Design for reliability - Part 3 of 6
What does the word performance mean to your organization? When I hear the word performance I envision a Formula Race Car at the head of the pack or an Olympic athlete crossing the finish line.
What does the word performance mean to your organization? When I hear the word performance I envision a Formula Race Car at the head of the pack or an Olympic athlete crossing the finish line. Thinking specifically of the finish line and high performance, I think of all the stages it took to get to the point of crossing the finish line as number one. When I think of high performing electrical or mechanical systems at work I realize whether in a refinery, offshore platform or in 5,000 feet of water sitting on the ocean floor, there are some common themes.
While subsea reliability programs have heavily relied on models and activities developed and mastered in manufacturing and refining, subsea reliability is forced into a philosophy that creates a systems approach in its operations.
Systems reliability in subsea considers the degree of standardization in the equipment and in the tools used to repair and maintain the equipment. It allows for almost any operation to be suspended if operational limits are on the edge of being exceeded. Listed below are measures taken when limits are on the edge of being exceeded:
- Equipment such as valves and sensors have redundancy built-in
- Components are used that have a high resistance to wear and corrosion
- Condition monitoring is performed continuously on all critical pieces of equipment and on equipment that have key interfaces with critical equipment.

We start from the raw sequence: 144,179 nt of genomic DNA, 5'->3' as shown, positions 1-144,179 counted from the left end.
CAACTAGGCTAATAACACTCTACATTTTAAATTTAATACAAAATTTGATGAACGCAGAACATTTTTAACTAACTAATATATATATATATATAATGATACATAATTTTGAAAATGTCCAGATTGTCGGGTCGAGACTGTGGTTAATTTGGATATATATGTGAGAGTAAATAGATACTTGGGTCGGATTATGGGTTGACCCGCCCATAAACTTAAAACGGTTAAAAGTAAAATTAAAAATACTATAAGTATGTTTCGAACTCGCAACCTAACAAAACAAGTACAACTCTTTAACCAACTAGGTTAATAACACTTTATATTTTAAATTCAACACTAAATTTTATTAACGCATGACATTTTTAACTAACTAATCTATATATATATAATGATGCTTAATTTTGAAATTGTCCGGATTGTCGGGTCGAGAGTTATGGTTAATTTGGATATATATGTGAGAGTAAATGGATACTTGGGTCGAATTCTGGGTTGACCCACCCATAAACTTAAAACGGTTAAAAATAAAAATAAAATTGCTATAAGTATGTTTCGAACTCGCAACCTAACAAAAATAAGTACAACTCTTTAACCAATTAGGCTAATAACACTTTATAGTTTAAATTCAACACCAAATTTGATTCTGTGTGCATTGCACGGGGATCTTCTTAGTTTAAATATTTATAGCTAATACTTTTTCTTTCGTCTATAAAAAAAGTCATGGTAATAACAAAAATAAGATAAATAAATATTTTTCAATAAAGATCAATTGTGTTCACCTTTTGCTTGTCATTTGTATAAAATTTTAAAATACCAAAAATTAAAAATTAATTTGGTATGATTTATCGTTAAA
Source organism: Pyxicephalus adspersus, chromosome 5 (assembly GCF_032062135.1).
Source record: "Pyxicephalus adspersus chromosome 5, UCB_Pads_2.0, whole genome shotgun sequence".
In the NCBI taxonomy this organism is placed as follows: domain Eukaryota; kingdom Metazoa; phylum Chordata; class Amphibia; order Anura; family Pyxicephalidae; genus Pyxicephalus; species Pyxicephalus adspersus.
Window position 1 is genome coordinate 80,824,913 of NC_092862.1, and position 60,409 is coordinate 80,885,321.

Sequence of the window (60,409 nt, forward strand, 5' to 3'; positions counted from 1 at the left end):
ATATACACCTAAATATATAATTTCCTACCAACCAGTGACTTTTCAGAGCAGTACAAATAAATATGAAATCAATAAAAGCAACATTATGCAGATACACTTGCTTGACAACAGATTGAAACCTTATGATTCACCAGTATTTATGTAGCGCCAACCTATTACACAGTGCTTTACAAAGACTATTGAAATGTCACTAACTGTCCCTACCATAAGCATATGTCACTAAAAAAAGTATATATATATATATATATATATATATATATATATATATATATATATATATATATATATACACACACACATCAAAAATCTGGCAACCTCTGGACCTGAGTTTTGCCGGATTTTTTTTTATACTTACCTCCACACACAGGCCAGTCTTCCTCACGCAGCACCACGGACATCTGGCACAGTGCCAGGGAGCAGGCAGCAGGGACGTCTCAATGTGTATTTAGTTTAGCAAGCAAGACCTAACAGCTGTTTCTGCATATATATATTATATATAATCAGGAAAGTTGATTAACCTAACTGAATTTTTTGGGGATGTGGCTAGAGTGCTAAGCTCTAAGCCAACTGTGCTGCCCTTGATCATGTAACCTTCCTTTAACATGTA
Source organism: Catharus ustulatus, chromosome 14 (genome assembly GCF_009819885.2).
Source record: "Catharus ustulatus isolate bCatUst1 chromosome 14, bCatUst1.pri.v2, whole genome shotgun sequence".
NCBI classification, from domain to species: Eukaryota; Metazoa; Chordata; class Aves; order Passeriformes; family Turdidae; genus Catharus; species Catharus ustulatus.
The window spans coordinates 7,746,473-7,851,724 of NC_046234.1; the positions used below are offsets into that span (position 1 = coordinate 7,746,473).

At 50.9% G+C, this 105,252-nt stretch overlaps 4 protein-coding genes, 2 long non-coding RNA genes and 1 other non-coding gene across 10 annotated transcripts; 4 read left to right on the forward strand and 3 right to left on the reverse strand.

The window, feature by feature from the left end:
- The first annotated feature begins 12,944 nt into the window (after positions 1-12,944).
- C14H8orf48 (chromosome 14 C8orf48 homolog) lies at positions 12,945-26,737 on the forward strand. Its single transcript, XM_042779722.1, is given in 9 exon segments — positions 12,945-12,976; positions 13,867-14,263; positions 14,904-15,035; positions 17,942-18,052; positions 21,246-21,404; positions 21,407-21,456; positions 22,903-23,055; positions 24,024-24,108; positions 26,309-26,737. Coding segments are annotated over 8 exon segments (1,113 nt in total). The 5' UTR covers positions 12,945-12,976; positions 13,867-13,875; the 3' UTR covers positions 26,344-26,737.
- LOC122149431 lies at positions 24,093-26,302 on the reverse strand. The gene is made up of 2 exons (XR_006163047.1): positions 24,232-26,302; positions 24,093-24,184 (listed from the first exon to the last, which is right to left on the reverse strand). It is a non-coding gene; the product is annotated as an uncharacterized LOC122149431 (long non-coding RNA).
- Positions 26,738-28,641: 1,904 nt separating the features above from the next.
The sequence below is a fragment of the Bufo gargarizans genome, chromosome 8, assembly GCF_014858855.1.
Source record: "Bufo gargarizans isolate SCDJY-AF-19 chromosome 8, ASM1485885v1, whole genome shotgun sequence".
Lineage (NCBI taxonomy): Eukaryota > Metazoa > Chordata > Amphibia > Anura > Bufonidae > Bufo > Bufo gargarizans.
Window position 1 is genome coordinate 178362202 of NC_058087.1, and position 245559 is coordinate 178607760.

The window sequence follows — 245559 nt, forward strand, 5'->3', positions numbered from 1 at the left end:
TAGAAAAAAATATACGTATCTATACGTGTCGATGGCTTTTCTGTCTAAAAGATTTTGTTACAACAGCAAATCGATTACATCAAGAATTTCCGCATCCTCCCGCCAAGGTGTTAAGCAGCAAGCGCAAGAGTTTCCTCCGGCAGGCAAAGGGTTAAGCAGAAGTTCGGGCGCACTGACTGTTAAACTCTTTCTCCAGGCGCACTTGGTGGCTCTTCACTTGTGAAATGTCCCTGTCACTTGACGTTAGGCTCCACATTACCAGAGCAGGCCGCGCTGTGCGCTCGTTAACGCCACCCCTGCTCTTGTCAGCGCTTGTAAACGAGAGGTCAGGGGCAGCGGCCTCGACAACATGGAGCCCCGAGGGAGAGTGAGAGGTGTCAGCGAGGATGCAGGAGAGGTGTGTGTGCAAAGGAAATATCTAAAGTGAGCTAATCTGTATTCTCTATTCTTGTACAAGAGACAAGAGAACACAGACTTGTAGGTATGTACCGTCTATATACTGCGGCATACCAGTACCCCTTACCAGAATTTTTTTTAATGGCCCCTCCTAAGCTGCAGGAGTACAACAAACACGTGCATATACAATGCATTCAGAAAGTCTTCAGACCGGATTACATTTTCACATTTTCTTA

High performance may cost time money and resources whether you are an athlete, race car driver or a high-head pump in a refinery or an electric submersible pump in 6,000 feet of water, the payback on high performance lends to value creation.
Not all reliability high performance measures have to be gold plated to create value. Early design of the system is much like the training the athlete puts himself through. Anything that can be addressed before start up creates higher performance. These include small process improvements in the areas of:
- Spare parts identified early on for the system is commissioned
- Systems interfaces defined
- Cost on “Effort of Maintenance”
- KPIs (Key Performance Indicators)
- Failure Assessments before start-ups; with contingency measures in place
- Preparing for operational limits before they occur.
Subsea design, engineering, construction and operations integrates small process improvements along with redundancy and maintenance thought out in the design yielding performance targets that it can give back to traditional and core reliability methods.
Subsea reliability integrates improvements in design, construction, commissioning and operations. Each one of these stages considers the long term performance and how maintenance planning can be improved to deliver better system reliability. The performance targets set for subsea systems are a best practice that traditional reliability methods can leverage.
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2012 Salary Survey
In a year when manufacturing continued to lead the economic rebound, it makes sense that plant manager bonuses rebounded. Plant Engineering’s annual Salary Survey shows both wages and bonuses rose in 2012 after a retreat the year before.
Average salary across all job titles for plant floor management rose 3.5% to $95,446, and bonus compensation jumped to $15,162, a 4.2% increase from the 2010 level and double the 2011 total, which showed a sharp drop in bonus.